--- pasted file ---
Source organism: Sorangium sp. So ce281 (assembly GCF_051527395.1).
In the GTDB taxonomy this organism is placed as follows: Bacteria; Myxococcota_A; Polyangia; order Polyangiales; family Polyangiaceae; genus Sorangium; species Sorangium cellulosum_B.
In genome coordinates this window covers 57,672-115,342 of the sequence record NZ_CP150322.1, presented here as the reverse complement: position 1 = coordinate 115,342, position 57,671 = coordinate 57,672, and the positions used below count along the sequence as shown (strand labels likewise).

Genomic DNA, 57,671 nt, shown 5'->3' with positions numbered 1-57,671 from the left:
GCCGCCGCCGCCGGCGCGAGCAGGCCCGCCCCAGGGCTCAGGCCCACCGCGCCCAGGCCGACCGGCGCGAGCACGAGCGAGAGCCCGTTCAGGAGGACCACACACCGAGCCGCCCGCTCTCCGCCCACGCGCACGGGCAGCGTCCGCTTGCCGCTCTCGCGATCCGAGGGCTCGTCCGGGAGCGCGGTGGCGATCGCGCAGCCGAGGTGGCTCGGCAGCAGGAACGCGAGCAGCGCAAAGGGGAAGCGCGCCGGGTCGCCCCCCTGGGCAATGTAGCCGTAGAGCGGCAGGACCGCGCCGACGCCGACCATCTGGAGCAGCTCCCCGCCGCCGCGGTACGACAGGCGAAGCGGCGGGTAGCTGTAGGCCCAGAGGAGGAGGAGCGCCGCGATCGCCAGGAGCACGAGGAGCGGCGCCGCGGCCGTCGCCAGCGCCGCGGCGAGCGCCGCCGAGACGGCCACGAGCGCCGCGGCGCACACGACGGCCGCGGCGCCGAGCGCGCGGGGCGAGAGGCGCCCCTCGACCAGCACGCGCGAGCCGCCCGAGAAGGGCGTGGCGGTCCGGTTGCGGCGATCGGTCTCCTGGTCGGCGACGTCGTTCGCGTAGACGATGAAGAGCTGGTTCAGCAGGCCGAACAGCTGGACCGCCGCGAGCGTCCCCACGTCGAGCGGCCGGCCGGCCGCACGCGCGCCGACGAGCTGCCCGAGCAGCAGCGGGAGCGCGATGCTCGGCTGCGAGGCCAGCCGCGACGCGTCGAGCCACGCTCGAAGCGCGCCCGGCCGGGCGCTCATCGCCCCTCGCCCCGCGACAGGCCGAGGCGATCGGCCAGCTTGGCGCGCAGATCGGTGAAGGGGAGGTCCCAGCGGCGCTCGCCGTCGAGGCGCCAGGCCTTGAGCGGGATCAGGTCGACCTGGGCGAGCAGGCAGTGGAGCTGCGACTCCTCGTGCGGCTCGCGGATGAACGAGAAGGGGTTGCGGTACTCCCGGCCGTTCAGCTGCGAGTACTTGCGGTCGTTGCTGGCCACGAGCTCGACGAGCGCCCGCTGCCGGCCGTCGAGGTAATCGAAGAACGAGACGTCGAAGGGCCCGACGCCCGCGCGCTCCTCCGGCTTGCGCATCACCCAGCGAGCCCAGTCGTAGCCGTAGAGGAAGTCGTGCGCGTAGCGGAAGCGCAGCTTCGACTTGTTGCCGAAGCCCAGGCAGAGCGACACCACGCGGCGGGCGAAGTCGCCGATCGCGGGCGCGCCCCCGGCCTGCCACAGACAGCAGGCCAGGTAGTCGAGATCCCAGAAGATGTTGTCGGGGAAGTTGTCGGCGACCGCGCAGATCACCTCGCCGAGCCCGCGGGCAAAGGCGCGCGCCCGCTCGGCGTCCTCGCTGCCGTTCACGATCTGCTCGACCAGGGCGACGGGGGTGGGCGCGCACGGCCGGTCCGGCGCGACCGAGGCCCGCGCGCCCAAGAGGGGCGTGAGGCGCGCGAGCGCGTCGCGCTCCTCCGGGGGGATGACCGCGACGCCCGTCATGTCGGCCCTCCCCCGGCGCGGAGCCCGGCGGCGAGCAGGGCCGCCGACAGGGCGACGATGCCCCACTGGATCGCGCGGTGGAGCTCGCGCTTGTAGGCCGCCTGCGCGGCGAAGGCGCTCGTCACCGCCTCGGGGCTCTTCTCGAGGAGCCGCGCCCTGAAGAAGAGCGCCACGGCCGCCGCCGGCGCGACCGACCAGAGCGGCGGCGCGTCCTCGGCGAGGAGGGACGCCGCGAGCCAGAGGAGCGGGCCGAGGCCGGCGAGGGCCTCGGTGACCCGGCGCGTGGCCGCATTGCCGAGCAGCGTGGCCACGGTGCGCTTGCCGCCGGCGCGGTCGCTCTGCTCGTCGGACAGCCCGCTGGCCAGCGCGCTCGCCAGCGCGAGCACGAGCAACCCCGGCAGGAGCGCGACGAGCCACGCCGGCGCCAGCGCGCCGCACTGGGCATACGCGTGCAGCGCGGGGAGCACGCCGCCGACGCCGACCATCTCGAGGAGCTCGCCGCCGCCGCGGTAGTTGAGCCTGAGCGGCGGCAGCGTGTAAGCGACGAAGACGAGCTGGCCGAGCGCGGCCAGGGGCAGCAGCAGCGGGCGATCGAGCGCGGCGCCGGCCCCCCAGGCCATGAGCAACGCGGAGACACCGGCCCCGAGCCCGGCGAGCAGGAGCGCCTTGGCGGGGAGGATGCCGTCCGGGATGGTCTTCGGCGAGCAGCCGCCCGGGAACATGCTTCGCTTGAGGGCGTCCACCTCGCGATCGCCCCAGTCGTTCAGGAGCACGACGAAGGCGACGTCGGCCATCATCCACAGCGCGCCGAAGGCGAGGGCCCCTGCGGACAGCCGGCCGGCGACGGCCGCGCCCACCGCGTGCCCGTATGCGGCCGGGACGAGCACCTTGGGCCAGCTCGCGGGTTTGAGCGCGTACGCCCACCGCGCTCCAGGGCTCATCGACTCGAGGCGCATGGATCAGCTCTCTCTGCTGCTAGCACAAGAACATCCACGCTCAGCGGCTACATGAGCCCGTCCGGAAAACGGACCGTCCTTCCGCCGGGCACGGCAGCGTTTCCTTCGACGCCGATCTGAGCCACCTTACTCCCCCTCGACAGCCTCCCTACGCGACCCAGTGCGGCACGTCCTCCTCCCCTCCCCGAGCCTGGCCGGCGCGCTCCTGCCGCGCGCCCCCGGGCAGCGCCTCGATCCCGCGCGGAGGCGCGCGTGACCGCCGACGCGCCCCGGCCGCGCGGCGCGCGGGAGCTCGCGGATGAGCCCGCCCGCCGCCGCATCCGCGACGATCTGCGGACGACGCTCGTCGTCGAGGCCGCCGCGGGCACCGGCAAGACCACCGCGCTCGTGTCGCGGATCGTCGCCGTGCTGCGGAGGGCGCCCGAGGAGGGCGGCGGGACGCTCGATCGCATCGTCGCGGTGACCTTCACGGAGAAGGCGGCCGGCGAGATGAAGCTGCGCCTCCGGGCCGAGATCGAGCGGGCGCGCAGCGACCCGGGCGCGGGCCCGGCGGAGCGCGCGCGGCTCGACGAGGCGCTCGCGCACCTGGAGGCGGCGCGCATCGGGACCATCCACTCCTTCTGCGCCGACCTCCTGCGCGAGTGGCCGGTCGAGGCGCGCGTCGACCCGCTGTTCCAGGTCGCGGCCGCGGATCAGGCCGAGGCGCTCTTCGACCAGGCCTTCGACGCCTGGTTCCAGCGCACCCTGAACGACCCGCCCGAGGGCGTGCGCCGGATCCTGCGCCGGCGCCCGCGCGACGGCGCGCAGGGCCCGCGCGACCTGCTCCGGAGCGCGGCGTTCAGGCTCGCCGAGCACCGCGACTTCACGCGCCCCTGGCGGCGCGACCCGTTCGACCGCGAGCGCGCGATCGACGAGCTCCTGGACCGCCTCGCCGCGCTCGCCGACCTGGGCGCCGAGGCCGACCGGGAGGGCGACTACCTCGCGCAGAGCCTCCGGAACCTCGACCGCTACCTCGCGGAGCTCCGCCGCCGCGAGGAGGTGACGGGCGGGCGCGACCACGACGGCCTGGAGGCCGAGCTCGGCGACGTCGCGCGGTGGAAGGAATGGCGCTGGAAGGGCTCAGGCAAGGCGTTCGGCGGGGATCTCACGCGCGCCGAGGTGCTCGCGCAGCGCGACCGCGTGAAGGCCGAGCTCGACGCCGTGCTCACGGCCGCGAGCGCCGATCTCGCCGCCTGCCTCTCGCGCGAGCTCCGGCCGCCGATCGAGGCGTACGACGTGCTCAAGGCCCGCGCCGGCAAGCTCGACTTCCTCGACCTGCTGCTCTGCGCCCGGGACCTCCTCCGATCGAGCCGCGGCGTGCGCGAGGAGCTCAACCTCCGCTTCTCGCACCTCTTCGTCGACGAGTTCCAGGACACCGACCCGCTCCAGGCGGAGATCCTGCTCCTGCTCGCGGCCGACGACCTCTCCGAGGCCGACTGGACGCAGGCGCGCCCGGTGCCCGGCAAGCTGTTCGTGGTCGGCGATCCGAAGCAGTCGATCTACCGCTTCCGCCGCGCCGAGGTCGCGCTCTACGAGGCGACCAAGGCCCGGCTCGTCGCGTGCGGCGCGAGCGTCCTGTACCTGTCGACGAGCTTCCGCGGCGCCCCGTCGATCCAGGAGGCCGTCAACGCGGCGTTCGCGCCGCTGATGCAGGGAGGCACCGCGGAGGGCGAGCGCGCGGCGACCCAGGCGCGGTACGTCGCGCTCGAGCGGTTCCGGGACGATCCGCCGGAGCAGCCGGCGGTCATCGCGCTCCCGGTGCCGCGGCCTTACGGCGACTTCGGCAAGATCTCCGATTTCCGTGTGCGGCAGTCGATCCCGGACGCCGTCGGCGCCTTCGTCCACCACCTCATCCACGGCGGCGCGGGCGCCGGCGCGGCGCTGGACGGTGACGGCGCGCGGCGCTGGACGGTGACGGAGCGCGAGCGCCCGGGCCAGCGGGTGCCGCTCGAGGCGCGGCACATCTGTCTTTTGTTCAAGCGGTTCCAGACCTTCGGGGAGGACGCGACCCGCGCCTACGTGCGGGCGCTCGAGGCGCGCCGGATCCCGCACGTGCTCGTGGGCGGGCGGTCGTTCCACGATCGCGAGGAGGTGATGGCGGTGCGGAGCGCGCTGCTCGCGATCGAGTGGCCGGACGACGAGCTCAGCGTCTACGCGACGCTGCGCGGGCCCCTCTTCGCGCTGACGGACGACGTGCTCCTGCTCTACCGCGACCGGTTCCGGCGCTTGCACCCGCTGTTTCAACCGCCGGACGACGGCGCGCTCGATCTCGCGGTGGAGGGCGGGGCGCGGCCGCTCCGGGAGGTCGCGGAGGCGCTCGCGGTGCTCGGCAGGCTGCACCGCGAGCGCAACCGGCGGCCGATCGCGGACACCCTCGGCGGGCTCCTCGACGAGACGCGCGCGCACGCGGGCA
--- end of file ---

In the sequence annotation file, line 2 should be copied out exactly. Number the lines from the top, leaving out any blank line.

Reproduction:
In the GTDB taxonomy this organism is placed as follows: Bacteria; Myxococcota_A; Polyangia; order Polyangiales; family Polyangiaceae; genus Sorangium; species Sorangium cellulosum_B.